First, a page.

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A Forklifts Perspective 

It must be nice to have a choice, a choice of destiny. My thoughts are the same every morning, more wishful thinking as I patiently wait by the assembly line. Looking up, I study a large advertisement displaying a logo that mirrors my own. It tells me where I belong: part of the steady hum of machinery that forms “The Austen Factory”, the only home I’ve ever known. The only place I fit in: or so they say. The people here tell me I’m useful, say I’m needed; I have all the validation but to no satisfaction. Finally, the large white lights hanging overhead flick on bringing the factory to life; The conveyor belt starts to turn and I begin transferring the packaged boxes for train pickup but my mind refuses to be captivated by such monotonous activity. So after much though, I deduce that belonging doesn’t necessarily mean you “fit in”. Where does anyone fit in? Is that to say people can be compared to tessellating shapes and the world an art piece? No, this world is so messy and ridged yet here we are, still trying to jam ourselves into any place we can, desperate to leave our mark on the world or risk falling off the face of the planet altogether: the memory of us lost in an abyss of pointlessness. Stop, I need to stay on task or I’ll miss the train drop off

But as I work, speculations of destiny creep in; is this mine? An endless cycle of carting from pillar to post hardly seems like a destiny to me but what else is there to my life? Any dreams I might’ve had have been left far in the past. The days are a blur as a crushing weight of responsibilities steel my nights but the nightmares lie in my waking moments anyway, interlaced through the dull grey halls filled with petrol stench: a route of labor for a life of slavery. No matter, it’s been so long since my time beyond these prison walls that those memories feel like someone else’s life entirely.

The trains familiar rattle can now be heard from the distance, that’s my cue to get in place for an efficient drop off. The train comes to a stop by the station and the large wired gates of the surrounding fence screech slowly open: this is my favourite part of the day when I fantasise driving through those gates forever, never once looking back; I could start afresh somewhere with a gentle sun that shines all day and instead of dry dirt and concrete walls there would be lush, green grass and dense woodlands and—oh, what’s this?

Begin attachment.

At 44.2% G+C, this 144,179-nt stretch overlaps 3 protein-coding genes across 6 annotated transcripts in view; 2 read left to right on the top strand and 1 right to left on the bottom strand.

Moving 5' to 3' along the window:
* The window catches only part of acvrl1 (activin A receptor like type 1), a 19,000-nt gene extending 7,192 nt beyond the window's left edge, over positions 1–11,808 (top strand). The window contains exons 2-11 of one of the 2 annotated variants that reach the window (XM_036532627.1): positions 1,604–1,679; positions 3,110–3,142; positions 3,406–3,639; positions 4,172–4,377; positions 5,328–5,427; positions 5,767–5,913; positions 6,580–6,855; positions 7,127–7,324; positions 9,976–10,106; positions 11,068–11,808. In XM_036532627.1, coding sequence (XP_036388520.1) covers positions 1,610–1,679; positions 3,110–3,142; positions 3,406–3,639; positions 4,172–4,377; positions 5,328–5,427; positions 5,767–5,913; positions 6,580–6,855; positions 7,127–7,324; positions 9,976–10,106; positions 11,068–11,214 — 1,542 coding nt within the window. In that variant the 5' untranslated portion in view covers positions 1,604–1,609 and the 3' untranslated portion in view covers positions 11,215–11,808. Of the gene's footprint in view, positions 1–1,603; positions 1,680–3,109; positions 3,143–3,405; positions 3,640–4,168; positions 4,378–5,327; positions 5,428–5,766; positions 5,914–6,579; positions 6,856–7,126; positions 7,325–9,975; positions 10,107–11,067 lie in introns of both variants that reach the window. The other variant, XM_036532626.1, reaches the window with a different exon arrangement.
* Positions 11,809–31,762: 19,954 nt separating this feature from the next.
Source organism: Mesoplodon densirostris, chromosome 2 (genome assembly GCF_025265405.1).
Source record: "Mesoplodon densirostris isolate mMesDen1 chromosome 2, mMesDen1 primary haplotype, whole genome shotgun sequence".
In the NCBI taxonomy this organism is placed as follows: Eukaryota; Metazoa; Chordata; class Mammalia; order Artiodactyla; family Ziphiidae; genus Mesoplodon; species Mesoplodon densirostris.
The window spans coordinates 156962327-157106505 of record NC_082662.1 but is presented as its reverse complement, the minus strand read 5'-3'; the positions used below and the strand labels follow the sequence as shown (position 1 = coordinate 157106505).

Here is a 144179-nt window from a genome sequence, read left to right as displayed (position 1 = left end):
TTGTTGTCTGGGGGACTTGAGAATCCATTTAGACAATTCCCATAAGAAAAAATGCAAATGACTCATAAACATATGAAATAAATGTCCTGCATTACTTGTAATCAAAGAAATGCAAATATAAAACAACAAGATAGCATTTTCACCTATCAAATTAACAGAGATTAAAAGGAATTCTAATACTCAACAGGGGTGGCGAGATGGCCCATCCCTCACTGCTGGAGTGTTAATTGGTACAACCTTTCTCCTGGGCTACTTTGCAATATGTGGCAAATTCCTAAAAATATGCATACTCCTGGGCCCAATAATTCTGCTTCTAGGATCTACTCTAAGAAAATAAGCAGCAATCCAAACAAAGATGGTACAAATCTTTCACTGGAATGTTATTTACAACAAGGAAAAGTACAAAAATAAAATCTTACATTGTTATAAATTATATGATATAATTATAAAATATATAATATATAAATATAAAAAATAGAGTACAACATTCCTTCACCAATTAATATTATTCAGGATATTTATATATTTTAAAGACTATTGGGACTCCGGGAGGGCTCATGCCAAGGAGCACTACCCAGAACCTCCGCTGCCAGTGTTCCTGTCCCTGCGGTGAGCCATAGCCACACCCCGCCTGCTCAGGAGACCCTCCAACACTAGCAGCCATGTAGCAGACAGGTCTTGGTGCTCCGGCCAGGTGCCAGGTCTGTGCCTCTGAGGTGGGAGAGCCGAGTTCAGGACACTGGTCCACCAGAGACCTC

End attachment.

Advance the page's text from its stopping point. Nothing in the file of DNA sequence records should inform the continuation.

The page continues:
A small robot stepped from one of the carriages as I was carrying a crate to the factory supplies storeroom, mindlessly lost in thought I almost ran him over but, as I’m on a schedule there’s no time (or, I must admit, energy) to stop and apologise. Although I don’t know him personally I know he belongs here because he’s branded with the same logo that marks all of us. However I’ve never seen him around which intrigues me as to where he’s been, so from here on in I’ll watch.

I watch as he stumbles through the factory’s chaos like a lost puppy. Searching for some kind of sign, one which a logo won’t suffice. Through his eyes I see my own dilemma reflected but still I can’t understand, he’s returned to where he belongs so this is where he must stay. But after much hesitation it’s clear his mind is made up. He tears the logo from his side: a final act of liberation from his label and I can’t help the anger, no, jealousy that washes over me. You can’t alter a path if you have no tools and yet here I am watching as he leaves for good, carving a new path from nothing. He walks away towards the golden sunset and forests beyond and as I stand in the dark shadows of TAF I can do nothing but wish I had that courage. The courage to pursue a life within my control, where I’d have a choice and the freedom to be happy. But I know better, I know that you need more than just the will to survive, that even freedom comes with a price. So I’ll stay where I belong and work as I always have because, there is no other path for me.

 

*finished*